Admiring the handiwork of active tectonics in Central Greece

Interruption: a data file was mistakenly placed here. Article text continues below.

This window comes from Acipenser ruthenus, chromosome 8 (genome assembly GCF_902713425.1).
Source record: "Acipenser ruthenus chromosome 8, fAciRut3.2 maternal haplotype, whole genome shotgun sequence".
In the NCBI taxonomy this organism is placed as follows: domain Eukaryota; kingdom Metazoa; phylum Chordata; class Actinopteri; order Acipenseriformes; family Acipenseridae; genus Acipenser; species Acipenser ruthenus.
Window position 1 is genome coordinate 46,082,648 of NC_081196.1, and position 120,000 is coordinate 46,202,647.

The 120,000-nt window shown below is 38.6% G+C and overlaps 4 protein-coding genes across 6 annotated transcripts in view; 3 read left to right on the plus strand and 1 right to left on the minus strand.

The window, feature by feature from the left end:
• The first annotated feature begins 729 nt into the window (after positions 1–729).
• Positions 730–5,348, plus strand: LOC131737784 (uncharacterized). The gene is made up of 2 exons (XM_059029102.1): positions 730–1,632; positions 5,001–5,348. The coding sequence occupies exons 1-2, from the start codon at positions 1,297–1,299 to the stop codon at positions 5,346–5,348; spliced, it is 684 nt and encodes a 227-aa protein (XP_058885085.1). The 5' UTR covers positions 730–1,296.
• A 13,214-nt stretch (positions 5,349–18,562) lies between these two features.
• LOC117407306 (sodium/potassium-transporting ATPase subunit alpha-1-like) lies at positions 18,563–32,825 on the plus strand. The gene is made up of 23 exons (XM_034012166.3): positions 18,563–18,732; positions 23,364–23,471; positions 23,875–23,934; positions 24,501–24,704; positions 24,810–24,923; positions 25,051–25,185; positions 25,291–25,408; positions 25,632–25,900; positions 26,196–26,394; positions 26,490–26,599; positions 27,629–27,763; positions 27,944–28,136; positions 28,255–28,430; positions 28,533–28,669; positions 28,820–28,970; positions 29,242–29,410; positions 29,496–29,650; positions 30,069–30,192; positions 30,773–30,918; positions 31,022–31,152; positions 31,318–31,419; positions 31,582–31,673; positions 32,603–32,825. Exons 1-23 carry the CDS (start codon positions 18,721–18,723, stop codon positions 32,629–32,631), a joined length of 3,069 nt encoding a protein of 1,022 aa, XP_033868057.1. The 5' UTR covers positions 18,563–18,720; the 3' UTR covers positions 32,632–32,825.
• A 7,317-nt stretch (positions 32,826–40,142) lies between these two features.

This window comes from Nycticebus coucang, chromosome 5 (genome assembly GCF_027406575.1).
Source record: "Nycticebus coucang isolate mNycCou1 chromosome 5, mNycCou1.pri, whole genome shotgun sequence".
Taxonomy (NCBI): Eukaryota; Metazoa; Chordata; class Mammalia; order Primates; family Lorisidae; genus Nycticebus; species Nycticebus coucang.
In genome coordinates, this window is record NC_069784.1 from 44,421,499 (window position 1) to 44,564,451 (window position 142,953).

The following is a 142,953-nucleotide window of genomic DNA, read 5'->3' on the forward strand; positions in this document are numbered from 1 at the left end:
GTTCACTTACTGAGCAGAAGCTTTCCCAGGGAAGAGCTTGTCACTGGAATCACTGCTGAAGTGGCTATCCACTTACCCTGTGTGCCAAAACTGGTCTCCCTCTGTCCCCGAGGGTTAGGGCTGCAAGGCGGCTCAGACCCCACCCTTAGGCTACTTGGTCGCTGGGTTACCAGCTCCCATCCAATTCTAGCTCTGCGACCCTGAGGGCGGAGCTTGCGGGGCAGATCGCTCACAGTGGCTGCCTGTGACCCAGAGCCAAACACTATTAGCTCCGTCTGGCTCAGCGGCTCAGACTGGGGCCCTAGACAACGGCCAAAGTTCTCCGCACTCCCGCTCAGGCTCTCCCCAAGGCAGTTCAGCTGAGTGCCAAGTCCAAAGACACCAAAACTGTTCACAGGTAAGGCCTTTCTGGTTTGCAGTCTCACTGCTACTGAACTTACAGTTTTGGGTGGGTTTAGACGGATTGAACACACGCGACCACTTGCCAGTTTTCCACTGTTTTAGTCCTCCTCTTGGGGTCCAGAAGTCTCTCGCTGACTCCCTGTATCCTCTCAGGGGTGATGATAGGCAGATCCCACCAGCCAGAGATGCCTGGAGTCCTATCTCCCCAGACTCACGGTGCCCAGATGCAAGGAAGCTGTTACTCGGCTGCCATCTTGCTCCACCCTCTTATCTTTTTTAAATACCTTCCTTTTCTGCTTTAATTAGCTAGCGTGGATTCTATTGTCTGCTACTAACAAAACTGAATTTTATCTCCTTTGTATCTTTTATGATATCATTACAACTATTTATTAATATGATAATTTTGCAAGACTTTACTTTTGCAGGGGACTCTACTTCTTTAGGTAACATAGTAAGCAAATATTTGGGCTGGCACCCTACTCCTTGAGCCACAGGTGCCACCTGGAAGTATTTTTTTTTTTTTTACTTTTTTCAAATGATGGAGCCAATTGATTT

On the 9th of December, the second group (party B) of 16 part-II students set off to sunny Central Greece. This area is one of the most tectonically active regions in the world and experiences regular large (4-6 on the Richter scale) earthquakes. This relatively fast movement, together with the large amount of karstic limestone in the area, allows for evidence of vertical uplift or subsidence (e.g. on the coasts) to be well preserved and provides students with an excellent opportunity to visualize active continental extension. The aim of the trip is for students to explore, observe and then interpret earthquake focal mechanisms, surface expressions of faults (fault scarps) and vertical coastal movements.

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